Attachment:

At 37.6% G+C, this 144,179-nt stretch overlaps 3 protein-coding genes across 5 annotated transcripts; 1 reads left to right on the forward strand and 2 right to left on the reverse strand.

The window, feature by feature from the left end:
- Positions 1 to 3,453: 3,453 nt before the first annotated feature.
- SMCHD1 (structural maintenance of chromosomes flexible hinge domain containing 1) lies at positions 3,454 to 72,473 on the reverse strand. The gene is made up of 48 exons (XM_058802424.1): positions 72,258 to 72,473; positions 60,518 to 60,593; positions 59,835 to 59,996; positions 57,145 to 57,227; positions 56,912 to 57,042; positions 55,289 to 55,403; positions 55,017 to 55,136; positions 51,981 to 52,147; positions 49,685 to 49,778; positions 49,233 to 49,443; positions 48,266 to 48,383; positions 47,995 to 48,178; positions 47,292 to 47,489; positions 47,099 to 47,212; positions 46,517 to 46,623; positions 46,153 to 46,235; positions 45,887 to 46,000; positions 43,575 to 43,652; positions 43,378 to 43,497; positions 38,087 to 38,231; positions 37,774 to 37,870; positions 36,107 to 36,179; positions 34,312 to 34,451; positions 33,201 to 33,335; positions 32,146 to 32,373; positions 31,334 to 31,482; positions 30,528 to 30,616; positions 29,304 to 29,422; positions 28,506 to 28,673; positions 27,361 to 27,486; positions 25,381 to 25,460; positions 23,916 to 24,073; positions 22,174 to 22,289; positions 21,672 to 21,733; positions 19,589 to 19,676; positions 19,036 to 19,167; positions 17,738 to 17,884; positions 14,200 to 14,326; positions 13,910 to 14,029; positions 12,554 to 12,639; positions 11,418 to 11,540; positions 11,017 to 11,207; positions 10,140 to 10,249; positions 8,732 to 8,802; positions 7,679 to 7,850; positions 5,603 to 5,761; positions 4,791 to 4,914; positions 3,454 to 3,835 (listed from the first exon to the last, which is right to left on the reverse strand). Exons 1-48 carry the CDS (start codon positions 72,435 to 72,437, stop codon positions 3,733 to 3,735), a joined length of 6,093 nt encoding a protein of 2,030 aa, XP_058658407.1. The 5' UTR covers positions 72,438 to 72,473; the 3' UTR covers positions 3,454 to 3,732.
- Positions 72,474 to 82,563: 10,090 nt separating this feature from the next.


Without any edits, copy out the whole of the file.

At 37.6% G+C, this 144,179-nt stretch overlaps 3 protein-coding genes across 5 annotated transcripts; 1 reads left to right on the forward strand and 2 right to left on the reverse strand.

The window, feature by feature from the left end:
- Positions 1 to 3,453: 3,453 nt before the first annotated feature.
- SMCHD1 (structural maintenance of chromosomes flexible hinge domain containing 1) lies at positions 3,454 to 72,473 on the reverse strand. The gene is made up of 48 exons (XM_058802424.1): positions 72,258 to 72,473; positions 60,518 to 60,593; positions 59,835 to 59,996; positions 57,145 to 57,227; positions 56,912 to 57,042; positions 55,289 to 55,403; positions 55,017 to 55,136; positions 51,981 to 52,147; positions 49,685 to 49,778; positions 49,233 to 49,443; positions 48,266 to 48,383; positions 47,995 to 48,178; positions 47,292 to 47,489; positions 47,099 to 47,212; positions 46,517 to 46,623; positions 46,153 to 46,235; positions 45,887 to 46,000; positions 43,575 to 43,652; positions 43,378 to 43,497; positions 38,087 to 38,231; positions 37,774 to 37,870; positions 36,107 to 36,179; positions 34,312 to 34,451; positions 33,201 to 33,335; positions 32,146 to 32,373; positions 31,334 to 31,482; positions 30,528 to 30,616; positions 29,304 to 29,422; positions 28,506 to 28,673; positions 27,361 to 27,486; positions 25,381 to 25,460; positions 23,916 to 24,073; positions 22,174 to 22,289; positions 21,672 to 21,733; positions 19,589 to 19,676; positions 19,036 to 19,167; positions 17,738 to 17,884; positions 14,200 to 14,326; positions 13,910 to 14,029; positions 12,554 to 12,639; positions 11,418 to 11,540; positions 11,017 to 11,207; positions 10,140 to 10,249; positions 8,732 to 8,802; positions 7,679 to 7,850; positions 5,603 to 5,761; positions 4,791 to 4,914; positions 3,454 to 3,835 (listed from the first exon to the last, which is right to left on the reverse strand). Exons 1-48 carry the CDS (start codon positions 72,435 to 72,437, stop codon positions 3,733 to 3,735), a joined length of 6,093 nt encoding a protein of 2,030 aa, XP_058658407.1. The 5' UTR covers positions 72,438 to 72,473; the 3' UTR covers positions 3,454 to 3,732.
- Positions 72,474 to 82,563: 10,090 nt separating this feature from the next.